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Soggy fields can cause a variety of diseases

Posted Monday, July 26, 2010, at 5:24 PM

(Photo)
As significant rainfall continues, leaving muggy air and soggy fields, farmers are finding problems with rust and other fungal diseases on crops.

Common rust is one problem farmers should keep an eye on in cornfields according to Laura Sweets, Extension plant pathologist. The biggest problem with rust is that it is such a rapid building disease that you really need to get your fungicide on early to be effective. Rust will appear initially as a few pustules and then seem to jump exponentially where you will see hundreds per leaf. If fungicides are to be effective, you need to spray them before you see that exponential growth.

Rust tends to be a problem in seasons when strong wind currents come from the south. Typically our inoculum comes from Texas and Oklahoma on these wind currents. With the various stages of corn that are out there, farmers need to evaluate whether spraying will pay or not. If the plants are infected at early stages of growth, before corn tassels, you could be looking at losses up to 5 percent with common rust, but it would be much worse if it is southern rust.

With the variability in stands and the fields with saturated soil conditions and questionable nitrogen status, one would need to evaluate the whole situation to determine if applying fungicides would be a good investment or not.

Symptoms of common rust are circular to elongate, golden-brown to reddish-brown pustules on both upper and lower leaf surfaces and as plants mature, the pustules become brownish-black in color. The pustules rupture, revealing powdery brown spores. Symptoms of southern rust are light, reddish-brown, circular to oval pustules, primarily on the upper leaf surface. The pustules eventually rupture to reveal powdery spores. Later a brownish-black spore stage often forms in rings around the initial pustules.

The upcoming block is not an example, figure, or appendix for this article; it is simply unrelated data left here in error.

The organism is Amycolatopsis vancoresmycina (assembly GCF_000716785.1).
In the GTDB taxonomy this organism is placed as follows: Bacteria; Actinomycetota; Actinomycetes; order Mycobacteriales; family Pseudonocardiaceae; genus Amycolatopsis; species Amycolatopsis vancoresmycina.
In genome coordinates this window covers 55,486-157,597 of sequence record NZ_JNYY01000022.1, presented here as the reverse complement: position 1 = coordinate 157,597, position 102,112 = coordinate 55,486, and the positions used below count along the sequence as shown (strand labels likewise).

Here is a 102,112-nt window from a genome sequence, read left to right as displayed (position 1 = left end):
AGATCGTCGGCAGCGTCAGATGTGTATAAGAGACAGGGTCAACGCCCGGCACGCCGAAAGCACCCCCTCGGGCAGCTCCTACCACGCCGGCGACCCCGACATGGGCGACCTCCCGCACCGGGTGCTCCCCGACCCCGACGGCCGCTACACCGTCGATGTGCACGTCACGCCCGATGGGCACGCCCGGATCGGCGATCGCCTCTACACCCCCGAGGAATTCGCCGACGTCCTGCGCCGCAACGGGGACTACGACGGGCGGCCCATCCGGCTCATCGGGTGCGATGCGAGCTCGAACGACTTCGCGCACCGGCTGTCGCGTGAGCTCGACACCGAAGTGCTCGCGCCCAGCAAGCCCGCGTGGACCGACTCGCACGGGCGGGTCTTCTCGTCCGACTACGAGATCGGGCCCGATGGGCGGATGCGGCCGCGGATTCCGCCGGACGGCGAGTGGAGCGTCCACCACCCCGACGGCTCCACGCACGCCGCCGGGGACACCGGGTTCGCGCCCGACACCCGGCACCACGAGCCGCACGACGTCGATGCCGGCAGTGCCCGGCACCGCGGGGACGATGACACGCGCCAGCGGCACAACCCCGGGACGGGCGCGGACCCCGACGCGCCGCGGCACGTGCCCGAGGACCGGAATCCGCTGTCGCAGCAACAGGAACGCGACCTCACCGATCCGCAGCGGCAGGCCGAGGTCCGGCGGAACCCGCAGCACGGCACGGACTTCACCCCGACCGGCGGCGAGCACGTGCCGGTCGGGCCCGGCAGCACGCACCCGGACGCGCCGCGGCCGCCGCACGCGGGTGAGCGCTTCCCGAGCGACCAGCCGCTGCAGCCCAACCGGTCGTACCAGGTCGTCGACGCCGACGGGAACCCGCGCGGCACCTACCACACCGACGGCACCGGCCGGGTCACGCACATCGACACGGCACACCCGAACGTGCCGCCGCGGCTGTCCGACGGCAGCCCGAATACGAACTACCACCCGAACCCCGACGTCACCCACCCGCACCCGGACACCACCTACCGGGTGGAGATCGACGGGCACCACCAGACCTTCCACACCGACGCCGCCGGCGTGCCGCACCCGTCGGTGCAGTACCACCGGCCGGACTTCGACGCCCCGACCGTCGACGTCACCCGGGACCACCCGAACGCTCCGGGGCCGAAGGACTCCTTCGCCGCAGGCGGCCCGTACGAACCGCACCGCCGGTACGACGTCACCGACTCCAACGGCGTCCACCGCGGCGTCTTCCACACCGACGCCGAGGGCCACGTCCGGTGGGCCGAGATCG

Diplodia ear rot is also showing up in a few fields. If infection occurs soon after pollination, Diplodia ear rot may be evident as a bleaching or light straw coloration of the ear leaf and husks on the ears of infected plants. Since the primary source of inoculum is diseased corn debris, fields with corn after corn are at higher risk. Wet weather after silking also increases the risk of this disease developing. Diplodia can also cause a stalk rot of corn. Several weeks after silking, leaves on plants infected with Diplodia stalk rot may wilt, become dry and appear grayish green as though damaged by frost. Plants may die suddenly. Stalks become spongy and are easily crushed. If stalk rot develops in your field, you will need to prioritize harvest accordingly.



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As our local University of Missouri Agronomy Extension Specialist, Crook has been writing a column for the print edition Agriculture page for the past three years and we will now be sharing it on our web version. Crook has a bachelor and masters degree in agronomy from University of Missouri and received his doctorate in Agronomy from Kansas State University. He was in soybean variety development research for 22 years for various seed companies and has been Saline County's agronomy specialist for 10 years.
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